After months of speculation and plenty of leaks, Microsoft has given the world its first official look at the next version of Windows. The biggest surprise is its name - Windows 10. While some of the new features are predictable, others come as surprises. It's clear that Microsoft has gone back to the drawing board after enduring endless criticism of its bold Windows 8 strategy and redesign. The reinvented Windows tries to combine the best of both worlds.
1. Windows 10 will be designed to appeal to office workers
After years of dealing with complaints that Windows 8 was too different to roll out in large-scale corporate environments and would require massive resources to be spent on retraining users, Microsoft has decided to appeal to that crowd by incorporating familiar elements and hiding features that won't be applicable. The new Start menu is a prime example of this.
2. ...and corporate IT managers
On the management side, Windows 10 promises better security, easier manageability, and improved capabilities for dealing with today's security threats. There will also be improved methods of installing and dealing with volume licenses, making the upgrade process easier. Custom app stores will help corporate environments to deal with software deployments and permissions. There is still a huge install base of Windows XP machines in office environments which work just fine, but Microsoft's new features might be tempting enough for managers to finally decide that an upgrade is worthwhile.
3. Windows 10 will scale from small smartphones to giant data centres
The Windows 10 name will apply to future versions of Windows Phone as well as Windows on tablets, desktop PCs and hybrid portable devices. The same experience will carry over to the Xbox One console and potentially other devices as well. Users will see an interface suited to their device type, screen size and input methods, so for example, the full-screen Start UI will not necessarily be a part of the desktop usage experience, but will appear for touch-first tablet users. There will even be a way for users to switch between the two modes, especially if they use tablets with detachable or foldable keyboards.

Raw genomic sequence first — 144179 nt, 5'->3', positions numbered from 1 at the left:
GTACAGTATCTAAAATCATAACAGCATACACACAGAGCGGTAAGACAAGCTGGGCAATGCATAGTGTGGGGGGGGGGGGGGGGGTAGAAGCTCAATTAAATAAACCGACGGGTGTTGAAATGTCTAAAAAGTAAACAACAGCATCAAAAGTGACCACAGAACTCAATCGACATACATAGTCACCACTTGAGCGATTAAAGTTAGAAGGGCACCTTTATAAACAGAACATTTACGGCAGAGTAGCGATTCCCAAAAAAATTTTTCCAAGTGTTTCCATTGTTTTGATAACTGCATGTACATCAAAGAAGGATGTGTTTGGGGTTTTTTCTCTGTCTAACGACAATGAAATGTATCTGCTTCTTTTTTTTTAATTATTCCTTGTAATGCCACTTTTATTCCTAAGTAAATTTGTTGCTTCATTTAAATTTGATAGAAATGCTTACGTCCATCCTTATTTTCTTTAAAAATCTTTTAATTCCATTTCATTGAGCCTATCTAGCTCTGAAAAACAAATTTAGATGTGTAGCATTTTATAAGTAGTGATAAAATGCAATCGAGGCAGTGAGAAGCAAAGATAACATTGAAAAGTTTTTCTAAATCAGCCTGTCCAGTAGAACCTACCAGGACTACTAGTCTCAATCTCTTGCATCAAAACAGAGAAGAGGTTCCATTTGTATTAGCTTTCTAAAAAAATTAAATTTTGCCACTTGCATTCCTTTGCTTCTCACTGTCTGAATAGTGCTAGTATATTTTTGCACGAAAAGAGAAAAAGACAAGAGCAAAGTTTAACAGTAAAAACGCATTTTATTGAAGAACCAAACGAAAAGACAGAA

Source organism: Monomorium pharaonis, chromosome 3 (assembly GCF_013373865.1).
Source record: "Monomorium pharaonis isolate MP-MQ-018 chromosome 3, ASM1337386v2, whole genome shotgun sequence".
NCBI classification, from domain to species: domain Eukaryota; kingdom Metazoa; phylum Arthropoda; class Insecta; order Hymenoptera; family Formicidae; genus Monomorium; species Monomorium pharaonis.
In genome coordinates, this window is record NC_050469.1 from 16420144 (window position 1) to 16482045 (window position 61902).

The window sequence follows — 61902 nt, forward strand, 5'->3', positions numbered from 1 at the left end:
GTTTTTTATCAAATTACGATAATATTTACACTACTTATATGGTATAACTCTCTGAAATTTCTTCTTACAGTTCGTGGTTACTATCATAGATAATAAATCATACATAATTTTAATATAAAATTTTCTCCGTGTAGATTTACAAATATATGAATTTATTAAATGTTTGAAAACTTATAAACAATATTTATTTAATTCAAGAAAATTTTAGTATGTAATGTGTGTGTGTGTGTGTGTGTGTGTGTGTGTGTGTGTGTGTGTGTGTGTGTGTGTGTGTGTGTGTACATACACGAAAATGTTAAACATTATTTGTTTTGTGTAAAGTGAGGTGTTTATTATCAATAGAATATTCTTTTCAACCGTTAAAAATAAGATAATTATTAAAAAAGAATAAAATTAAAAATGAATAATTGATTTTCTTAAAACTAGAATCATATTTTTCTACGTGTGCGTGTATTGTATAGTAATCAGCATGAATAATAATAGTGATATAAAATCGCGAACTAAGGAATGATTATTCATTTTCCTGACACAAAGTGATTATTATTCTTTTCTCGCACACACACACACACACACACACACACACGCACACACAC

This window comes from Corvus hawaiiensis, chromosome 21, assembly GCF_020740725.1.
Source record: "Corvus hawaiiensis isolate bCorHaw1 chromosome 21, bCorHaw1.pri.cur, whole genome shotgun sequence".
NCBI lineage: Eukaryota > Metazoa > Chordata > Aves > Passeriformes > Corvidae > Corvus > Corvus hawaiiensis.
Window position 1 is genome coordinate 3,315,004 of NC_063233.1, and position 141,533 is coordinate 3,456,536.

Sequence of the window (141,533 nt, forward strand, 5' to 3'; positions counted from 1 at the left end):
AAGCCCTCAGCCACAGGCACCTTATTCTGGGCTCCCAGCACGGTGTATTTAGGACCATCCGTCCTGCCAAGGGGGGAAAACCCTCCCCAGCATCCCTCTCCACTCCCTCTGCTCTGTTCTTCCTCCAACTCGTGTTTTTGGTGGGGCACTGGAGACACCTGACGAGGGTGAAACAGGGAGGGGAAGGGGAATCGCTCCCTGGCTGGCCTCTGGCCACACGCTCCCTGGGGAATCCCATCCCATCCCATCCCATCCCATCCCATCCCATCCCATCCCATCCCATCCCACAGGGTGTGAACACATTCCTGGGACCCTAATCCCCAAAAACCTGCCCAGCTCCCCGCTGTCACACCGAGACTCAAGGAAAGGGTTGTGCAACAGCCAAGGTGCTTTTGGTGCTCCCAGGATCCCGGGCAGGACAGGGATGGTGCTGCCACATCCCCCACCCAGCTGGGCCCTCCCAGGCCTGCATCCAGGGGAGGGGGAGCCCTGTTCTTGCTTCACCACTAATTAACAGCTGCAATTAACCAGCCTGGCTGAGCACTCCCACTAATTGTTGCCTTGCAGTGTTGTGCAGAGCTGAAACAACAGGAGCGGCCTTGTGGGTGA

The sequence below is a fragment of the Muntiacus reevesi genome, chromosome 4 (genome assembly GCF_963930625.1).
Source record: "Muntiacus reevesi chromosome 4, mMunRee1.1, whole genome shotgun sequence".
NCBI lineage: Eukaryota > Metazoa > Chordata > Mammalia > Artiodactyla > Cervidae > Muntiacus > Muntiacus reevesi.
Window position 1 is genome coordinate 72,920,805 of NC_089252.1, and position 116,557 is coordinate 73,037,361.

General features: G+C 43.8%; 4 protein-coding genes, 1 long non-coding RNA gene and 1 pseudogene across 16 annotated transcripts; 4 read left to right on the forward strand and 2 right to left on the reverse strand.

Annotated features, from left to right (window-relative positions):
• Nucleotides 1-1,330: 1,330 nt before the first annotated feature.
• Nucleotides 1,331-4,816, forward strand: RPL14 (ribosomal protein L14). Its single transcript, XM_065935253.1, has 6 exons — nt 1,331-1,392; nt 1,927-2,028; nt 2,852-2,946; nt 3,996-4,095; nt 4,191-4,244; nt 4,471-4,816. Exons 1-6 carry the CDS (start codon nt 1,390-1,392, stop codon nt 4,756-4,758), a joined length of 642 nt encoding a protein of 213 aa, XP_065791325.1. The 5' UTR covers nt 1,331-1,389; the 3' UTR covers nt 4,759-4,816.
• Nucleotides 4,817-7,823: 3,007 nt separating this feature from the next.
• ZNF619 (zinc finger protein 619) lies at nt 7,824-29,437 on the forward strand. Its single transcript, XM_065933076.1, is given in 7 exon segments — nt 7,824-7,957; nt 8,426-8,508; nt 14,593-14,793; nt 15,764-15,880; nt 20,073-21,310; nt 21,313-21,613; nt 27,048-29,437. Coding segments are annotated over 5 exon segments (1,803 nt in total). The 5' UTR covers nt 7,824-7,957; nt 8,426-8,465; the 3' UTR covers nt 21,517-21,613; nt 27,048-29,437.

4. The new Start menu will combine Windows 7's usability with Windows 8's tiles
While a lot might change between now and the final release of Windows 10, previews indicate a two-column Start menu with old-style icons for pinned or recent programs on the left, and live tiles on the right displaying updates and information. The tiles will be customisable, though at their smallest size they will be functionally identical to pinned shortcuts.
5. Modern apps will run in windows on the desktop
Desktop users will be able to run Modern apps (downloaded from the Windows store) on the desktop just like other apps. They will be resizable and can be pinned to the taskbar. Important functions will be accessible through a context menu.
6. Virtual Desktops are finally coming to Windows
A mainstay of OS X and most Linux distributions for years, virtual desktops have remained a niche feature on Windows. In another move aimed at appeasing hardcore desktop users, virtual desktops are now baked right in. A new Task View will let you see an overview of all running apps and arrange them between desktops.
7. Snap has also been improved
You can now quickly tile four apps at once on the Windows 10 desktop just by dragging them to the corners of your screen. You'll see suggestions for filling up your screen so that you don't have to deal with overlapping windows. Desktop users with large monitors will rejoice.
8. Search and power user features will be improved
The new search feature combines local and Web results. You can begin searching just by typing when the Start menu is open, which means you can continue to hit the Start button and just start typing exactly like in Windows 8. Microsoft has another treat for power users - finally, you can use a simple Ctrl+V shortcut to paste text into the Command Prompt.
9. The Charms bar isn't going anywhere
Just like with the Start screen, Microsoft isn't completely removing all vestiges of Windows 8. The Charms bar remains, though most probably only visible to users of touch-first devices. It will be improved, and those Windows 8 users who are familiar with it can continue to use it.
10. There's much more to come
Microsoft has teased that there are plenty of good reasons for its decision to skip a Windows 9 and jump two version numbers ahead. We hope to see many more improvements and refinements of the concepts that have been demonstrated so far. With public beta releases not too far away, it's going to be an eventful year leading up to the final release of Windows 10.